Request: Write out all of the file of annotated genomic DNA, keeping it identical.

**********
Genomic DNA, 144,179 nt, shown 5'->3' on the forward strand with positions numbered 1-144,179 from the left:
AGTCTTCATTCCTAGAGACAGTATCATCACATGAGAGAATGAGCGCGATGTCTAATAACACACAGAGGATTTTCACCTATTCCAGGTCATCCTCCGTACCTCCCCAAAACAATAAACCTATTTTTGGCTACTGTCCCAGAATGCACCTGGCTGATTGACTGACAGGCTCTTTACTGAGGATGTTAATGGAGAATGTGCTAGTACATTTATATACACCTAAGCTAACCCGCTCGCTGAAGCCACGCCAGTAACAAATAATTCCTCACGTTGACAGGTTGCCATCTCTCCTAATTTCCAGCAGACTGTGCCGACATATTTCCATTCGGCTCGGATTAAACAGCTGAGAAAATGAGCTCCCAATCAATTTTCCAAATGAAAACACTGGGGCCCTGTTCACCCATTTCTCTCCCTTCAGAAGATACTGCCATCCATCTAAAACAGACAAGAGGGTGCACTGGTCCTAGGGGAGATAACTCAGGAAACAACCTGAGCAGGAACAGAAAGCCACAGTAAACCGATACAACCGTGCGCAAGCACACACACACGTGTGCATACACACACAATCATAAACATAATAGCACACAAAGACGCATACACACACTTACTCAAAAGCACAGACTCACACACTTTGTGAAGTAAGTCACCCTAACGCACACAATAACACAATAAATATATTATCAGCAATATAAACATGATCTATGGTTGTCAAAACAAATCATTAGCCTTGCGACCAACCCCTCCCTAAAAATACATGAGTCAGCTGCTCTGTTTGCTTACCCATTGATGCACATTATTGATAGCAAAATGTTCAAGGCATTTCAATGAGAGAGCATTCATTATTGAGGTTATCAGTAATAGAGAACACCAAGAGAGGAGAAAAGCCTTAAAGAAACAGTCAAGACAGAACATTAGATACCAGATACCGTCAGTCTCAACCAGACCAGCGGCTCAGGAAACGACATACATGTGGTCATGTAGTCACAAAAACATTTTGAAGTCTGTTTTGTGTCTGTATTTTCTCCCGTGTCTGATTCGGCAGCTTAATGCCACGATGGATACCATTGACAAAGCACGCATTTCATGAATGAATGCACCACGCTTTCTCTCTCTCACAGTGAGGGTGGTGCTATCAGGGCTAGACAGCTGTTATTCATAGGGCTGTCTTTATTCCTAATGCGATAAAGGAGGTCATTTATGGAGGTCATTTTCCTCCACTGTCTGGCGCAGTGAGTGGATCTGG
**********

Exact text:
Genomic DNA, 144,179 nt, shown 5'->3' on the forward strand with positions numbered 1-144,179 from the left:
AGTCTTCATTCCTAGAGACAGTATCATCACATGAGAGAATGAGCGCGATGTCTAATAACACACAGAGGATTTTCACCTATTCCAGGTCATCCTCCGTACCTCCCCAAAACAATAAACCTATTTTTGGCTACTGTCCCAGAATGCACCTGGCTGATTGACTGACAGGCTCTTTACTGAGGATGTTAATGGAGAATGTGCTAGTACATTTATATACACCTAAGCTAACCCGCTCGCTGAAGCCACGCCAGTAACAAATAATTCCTCACGTTGACAGGTTGCCATCTCTCCTAATTTCCAGCAGACTGTGCCGACATATTTCCATTCGGCTCGGATTAAACAGCTGAGAAAATGAGCTCCCAATCAATTTTCCAAATGAAAACACTGGGGCCCTGTTCACCCATTTCTCTCCCTTCAGAAGATACTGCCATCCATCTAAAACAGACAAGAGGGTGCACTGGTCCTAGGGGAGATAACTCAGGAAACAACCTGAGCAGGAACAGAAAGCCACAGTAAACCGATACAACCGTGCGCAAGCACACACACACGTGTGCATACACACACAATCATAAACATAATAGCACACAAAGACGCATACACACACTTACTCAAAAGCACAGACTCACACACTTTGTGAAGTAAGTCACCCTAACGCACACAATAACACAATAAATATATTATCAGCAATATAAACATGATCTATGGTTGTCAAAACAAATCATTAGCCTTGCGACCAACCCCTCCCTAAAAATACATGAGTCAGCTGCTCTGTTTGCTTACCCATTGATGCACATTATTGATAGCAAAATGTTCAAGGCATTTCAATGAGAGAGCATTCATTATTGAGGTTATCAGTAATAGAGAACACCAAGAGAGGAGAAAAGCCTTAAAGAAACAGTCAAGACAGAACATTAGATACCAGATACCGTCAGTCTCAACCAGACCAGCGGCTCAGGAAACGACATACATGTGGTCATGTAGTCACAAAAACATTTTGAAGTCTGTTTTGTGTCTGTATTTTCTCCCGTGTCTGATTCGGCAGCTTAATGCCACGATGGATACCATTGACAAAGCACGCATTTCATGAATGAATGCACCACGCTTTCTCTCTCTCACAGTGAGGGTGGTGCTATCAGGGCTAGACAGCTGTTATTCATAGGGCTGTCTTTATTCCTAATGCGATAAAGGAGGTCATTTATGGAGGTCATTTTCCTCCACTGTCTGGCGCAGTGAGTGGATCTGG